Collaborative Law is a process of dispute resolution in which clients and their lawyers commit to meet and negotiate their dispute without the threat of Court. In fact if either party wants to go to Court, both lawyers are disqualified from acting. This means that the lawyers acting in a collaborative matter are 100% committed to negotiating a settlement. The negotiations are conducted in good faith, and the parties are set up so that they maintain the best chance of being able to co-parent, work together or have a reasonable and respectful relationship into the future. In a Collaborative case, the parties:
- Are each represented by lawyers trained in collaborative negotiation
- Agree to exchange information in an open and cooperative manner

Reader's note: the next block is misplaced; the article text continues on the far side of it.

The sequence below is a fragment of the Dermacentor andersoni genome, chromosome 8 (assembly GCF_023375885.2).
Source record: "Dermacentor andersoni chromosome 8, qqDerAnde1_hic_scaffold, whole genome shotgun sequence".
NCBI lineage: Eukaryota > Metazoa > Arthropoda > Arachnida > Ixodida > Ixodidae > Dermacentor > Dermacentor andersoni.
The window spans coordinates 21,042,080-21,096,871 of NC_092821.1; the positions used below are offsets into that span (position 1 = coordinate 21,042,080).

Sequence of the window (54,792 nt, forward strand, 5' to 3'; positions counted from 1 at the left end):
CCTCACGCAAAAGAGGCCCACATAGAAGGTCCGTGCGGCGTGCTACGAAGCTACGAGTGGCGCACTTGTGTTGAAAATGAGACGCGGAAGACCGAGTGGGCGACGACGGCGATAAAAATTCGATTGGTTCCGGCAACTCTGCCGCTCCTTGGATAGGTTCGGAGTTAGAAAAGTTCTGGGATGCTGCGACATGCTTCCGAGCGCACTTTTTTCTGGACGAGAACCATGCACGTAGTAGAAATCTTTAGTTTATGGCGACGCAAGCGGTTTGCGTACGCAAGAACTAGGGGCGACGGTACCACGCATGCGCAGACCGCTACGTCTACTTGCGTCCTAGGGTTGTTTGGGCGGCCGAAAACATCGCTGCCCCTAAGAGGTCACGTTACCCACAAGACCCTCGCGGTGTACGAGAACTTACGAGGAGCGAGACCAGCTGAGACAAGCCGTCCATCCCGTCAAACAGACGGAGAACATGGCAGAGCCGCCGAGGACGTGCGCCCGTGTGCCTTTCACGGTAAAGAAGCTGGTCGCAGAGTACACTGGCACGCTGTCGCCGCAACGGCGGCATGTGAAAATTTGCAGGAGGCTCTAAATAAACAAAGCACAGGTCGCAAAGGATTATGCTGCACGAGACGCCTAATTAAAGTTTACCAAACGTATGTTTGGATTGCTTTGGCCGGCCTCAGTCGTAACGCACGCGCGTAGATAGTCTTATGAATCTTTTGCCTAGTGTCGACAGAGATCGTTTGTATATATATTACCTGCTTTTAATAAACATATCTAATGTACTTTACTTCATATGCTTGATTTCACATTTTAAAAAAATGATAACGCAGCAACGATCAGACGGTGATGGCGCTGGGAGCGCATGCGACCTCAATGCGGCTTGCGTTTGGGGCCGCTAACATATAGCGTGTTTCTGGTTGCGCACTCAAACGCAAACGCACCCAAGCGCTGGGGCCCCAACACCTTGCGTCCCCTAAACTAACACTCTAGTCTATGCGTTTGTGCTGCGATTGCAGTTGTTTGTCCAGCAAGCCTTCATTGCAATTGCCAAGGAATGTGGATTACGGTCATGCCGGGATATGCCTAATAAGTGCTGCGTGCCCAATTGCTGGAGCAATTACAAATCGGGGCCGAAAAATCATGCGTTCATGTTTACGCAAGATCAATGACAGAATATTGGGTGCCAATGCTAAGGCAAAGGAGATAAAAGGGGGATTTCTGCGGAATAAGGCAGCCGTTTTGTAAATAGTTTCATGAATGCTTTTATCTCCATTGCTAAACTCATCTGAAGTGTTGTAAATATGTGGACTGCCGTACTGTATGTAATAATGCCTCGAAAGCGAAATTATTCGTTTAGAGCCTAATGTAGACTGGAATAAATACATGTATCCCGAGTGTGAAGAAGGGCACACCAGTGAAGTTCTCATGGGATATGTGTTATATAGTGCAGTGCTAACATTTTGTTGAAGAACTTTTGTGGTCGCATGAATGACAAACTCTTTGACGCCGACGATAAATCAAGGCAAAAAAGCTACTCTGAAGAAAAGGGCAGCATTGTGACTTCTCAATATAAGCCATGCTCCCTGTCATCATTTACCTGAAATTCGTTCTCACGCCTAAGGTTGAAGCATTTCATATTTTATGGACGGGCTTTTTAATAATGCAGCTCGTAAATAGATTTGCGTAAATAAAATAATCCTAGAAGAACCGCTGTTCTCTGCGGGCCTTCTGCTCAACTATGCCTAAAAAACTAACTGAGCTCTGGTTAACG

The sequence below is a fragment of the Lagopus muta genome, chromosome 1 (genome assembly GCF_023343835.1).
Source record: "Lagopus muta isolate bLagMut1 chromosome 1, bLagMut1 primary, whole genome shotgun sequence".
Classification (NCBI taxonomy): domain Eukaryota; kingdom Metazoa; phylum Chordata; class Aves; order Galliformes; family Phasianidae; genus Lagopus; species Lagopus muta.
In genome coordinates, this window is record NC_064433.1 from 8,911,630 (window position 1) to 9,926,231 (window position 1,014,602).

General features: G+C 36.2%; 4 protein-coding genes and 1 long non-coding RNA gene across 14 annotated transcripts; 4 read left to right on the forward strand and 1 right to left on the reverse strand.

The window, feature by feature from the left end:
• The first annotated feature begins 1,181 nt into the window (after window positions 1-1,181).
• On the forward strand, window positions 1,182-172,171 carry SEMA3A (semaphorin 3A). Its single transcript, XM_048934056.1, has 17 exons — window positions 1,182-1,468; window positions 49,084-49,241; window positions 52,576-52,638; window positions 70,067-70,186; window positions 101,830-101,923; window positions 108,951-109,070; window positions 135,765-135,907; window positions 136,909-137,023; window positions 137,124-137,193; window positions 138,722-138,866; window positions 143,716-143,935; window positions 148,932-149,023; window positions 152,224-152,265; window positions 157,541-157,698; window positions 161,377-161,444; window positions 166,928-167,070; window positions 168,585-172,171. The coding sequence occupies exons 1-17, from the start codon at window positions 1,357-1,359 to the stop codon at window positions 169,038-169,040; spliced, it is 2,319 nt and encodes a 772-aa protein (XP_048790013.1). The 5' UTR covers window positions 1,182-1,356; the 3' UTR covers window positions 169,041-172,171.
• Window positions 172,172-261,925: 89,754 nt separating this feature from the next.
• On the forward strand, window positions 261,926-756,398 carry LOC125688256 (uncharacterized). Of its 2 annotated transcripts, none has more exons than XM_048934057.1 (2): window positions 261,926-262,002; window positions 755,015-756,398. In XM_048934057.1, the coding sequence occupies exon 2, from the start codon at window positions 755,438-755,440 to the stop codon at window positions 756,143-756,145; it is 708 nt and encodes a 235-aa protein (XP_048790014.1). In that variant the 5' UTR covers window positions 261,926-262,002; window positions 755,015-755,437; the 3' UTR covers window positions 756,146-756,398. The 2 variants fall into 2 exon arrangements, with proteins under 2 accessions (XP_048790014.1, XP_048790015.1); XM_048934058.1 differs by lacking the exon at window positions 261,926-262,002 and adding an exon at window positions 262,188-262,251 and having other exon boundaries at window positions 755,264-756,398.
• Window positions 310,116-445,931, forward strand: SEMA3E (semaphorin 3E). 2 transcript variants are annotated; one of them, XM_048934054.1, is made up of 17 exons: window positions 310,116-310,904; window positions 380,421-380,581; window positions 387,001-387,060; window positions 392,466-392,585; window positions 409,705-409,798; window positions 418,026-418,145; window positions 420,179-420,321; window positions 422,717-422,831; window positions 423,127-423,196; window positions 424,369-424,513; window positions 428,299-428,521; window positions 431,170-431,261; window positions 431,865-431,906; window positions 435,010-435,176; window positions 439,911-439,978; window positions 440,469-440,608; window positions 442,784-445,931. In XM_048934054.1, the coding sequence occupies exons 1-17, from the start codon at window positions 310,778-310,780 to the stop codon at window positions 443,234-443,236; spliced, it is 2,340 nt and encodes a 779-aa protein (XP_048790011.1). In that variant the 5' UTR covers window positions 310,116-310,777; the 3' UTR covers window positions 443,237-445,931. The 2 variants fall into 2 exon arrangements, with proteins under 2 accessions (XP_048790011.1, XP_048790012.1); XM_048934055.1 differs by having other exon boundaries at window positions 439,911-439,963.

- Negotiate in "four-way meetings" in which both the parties and lawyers participate
- Hire experts jointly if experts are needed - experts may include psychologists, accountants or another professional
- Promise to take a reasoned stand on every issue and to negotiate in good faith
- Don’t take unilateral action, i.e. involving one side or party only
- Don’t exchange provocative correspondence
- Work hard to make sure that they maintain a relationship that is workable for the future.
- Collaborative Practice South Australia
- International Academy Practice - knowledge kit.
- Collaborative Law in Texas USA
- Our partners discuss collaborative law (videos)